Wednesday, October 25, 2006

Flag Block

By Brandi M. Seals

When you start any quilt you have high hopes that things will turn out just as you envision them. Yet somehow things never quite come out exactly as you envision. The quilt ends up slightly smaller than you had envisioned, the colors do not meld quite the way you had hoped or maybe the colors pop a lot better then you ever could have imagined. Whether the difference is good or bad, there is always something that comes up that you could not have quite foreseen.

So it is no surprise that when I go to make a quilt, I try not to envision the finished piece to much. I work one step at a time; creating block after block and then work those blocks into the completed piece.

For this pattern I have provided you with just the block design. You can do with it what you like. Use it any size quilt that suits your needs. Use it as the only design in the quilt or alternate it with one, two, or however many other designs you like. This block is not hard to create but it may be a little rough getting the hang of it at first. To me it is reminiscent of a flag and I like that quality about it.

To make this flag block, start by purchasing your fabric. You will need at least three different colors. You could use the colors I have chosen in the design or feel free to experiment with your own color choices.

Once the fabric has been picked out and purchased you will need to wash, dry and iron it. The washing is done because fabrics tend to shrink in size after being washed. The colors may also bleed. You do not want your bright blue fabric bleeding into the pure white right next to it, so always prewash your fabrics and only wash them with like fabrics. The ironing is necessary to make sure the fabric is straight. You want to make sure all your cuts and seams are straight and that will be impossible to do one wrinkled fabric.

For each block like this you decide to incorporate in your quilt, you will need the following:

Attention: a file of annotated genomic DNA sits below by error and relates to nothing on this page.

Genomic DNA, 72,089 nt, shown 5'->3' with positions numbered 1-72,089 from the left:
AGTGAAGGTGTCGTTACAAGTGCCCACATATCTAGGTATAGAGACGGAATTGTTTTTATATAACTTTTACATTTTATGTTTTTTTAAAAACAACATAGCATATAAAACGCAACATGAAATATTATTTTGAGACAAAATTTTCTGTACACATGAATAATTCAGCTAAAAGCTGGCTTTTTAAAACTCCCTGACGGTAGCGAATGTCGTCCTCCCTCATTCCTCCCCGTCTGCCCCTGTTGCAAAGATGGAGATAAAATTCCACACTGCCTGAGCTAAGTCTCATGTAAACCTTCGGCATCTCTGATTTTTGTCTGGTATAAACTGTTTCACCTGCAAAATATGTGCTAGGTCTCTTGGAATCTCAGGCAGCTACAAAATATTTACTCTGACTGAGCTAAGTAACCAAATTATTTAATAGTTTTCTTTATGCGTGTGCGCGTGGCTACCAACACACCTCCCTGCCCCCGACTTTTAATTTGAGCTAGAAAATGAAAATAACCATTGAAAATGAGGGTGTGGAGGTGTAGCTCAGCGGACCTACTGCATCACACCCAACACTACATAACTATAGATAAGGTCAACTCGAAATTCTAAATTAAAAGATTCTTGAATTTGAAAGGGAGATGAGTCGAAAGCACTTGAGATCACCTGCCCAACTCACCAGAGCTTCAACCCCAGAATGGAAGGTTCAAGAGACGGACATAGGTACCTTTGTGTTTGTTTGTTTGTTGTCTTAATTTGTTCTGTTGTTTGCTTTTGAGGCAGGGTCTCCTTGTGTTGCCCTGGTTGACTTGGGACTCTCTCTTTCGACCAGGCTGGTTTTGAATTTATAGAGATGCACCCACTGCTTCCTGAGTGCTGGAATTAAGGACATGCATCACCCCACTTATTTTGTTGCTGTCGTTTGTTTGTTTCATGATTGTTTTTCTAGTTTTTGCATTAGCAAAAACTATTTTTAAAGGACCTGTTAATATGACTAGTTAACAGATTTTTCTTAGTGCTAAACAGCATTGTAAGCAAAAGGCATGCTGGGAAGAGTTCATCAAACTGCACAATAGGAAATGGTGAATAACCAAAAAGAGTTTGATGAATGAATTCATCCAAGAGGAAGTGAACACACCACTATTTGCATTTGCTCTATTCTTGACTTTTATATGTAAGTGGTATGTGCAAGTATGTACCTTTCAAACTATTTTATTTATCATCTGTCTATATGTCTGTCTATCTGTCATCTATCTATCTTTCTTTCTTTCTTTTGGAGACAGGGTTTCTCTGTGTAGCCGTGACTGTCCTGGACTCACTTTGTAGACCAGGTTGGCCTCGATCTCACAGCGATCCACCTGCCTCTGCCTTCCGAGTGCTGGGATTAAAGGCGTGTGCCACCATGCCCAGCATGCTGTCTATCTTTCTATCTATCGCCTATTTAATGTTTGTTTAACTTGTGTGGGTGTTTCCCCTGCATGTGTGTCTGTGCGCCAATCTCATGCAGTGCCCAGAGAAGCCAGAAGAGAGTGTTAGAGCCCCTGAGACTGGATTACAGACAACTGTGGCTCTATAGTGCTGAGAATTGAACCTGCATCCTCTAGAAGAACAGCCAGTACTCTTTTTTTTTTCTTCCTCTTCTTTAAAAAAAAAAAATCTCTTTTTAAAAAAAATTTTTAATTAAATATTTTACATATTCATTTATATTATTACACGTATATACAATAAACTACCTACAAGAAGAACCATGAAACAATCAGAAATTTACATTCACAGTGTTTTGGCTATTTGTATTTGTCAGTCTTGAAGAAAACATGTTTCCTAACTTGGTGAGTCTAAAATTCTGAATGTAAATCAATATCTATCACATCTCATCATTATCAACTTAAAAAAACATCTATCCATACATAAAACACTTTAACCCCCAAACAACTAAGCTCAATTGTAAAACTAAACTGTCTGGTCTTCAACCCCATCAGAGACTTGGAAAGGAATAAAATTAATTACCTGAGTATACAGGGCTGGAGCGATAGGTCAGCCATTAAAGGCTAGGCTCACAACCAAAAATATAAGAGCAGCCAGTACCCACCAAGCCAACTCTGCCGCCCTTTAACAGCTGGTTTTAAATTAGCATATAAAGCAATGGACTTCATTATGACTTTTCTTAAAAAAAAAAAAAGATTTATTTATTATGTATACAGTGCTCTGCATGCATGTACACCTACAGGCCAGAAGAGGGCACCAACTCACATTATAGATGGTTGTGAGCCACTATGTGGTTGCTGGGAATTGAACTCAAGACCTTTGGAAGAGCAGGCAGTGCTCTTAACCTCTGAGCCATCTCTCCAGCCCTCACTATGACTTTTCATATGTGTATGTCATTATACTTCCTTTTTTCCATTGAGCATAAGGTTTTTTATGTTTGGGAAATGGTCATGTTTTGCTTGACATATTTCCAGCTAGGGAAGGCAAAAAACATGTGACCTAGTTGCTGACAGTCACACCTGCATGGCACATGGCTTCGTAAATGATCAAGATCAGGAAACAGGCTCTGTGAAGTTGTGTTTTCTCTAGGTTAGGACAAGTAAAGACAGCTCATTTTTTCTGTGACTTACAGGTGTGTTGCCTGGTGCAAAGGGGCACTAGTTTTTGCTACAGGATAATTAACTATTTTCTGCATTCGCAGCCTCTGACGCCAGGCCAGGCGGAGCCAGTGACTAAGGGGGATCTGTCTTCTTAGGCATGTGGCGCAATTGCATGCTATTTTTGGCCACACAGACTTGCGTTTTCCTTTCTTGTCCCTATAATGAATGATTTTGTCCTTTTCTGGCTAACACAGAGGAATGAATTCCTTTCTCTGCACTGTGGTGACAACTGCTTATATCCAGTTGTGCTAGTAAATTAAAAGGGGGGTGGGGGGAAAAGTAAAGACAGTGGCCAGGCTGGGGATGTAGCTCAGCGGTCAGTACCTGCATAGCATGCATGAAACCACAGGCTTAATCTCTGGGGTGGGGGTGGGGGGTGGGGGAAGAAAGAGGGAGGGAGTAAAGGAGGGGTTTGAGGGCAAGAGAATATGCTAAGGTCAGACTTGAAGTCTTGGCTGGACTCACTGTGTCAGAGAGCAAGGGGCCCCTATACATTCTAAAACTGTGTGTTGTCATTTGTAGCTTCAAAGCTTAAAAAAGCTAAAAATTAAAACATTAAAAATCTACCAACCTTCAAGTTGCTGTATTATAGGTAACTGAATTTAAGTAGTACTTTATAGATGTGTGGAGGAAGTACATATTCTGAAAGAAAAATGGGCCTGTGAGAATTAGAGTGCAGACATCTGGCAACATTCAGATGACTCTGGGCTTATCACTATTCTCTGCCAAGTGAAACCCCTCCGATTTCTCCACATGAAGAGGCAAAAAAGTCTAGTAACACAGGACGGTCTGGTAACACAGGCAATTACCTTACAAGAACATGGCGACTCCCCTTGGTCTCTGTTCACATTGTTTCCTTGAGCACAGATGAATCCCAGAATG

From the 1st fabric (represented in the diagram by the color yellow):
1- 2.5 inch x 2.5 inch square
4- 6.25 inch x 1.25 inch strips

From the 2nd fabric (represented in the diagram by the color white):
4- 4.5 inch x 4.5 inch squares

From the 3rd fabric (represented in the diagram by the color blue):
4- 2.5 inch by 4.5 inch strips

Cut this these pieces out of your fabric. An easy way to cut strips is to first fold the material in half. Square the sides so that you are guaranteed a straight edge, then cut out the strip width that you require. Next, unfold the cut strip and divide it up into the size you need. For example, with the blue fabric I would first cut a 2.5 inch wide strip from my material. I would then cut that long strip into 4.5 inch long pieces. Do the same thing with the squares.

Once all of your pieces have been cut out for the entire quilt, you can begin to piece the blocks together.

Start with the yellow square. Attach a blue strip to one end and another to the opposite end so that you now have one long strip. Next, take the white squares and lay them out. Put the yellow piece over the square so that it runs from one corner to the other. Mark on the back side of the white square where the strip will run. Then cut the square into two equal triangles. Attach the yellow strip to one of the triangles and then sew on the other triangle to make a complete square.

For the next step, sew together one of these yellow striped squares and a blue strip. Then attach the final yellow square in the row. Make sure the yellow strip is running in the correct direction. When all is said and done, you should have 3 rows that need to be sewn together to form the block. When the blocks are completed, sew them together in the pattern you desire to form the quilt top.

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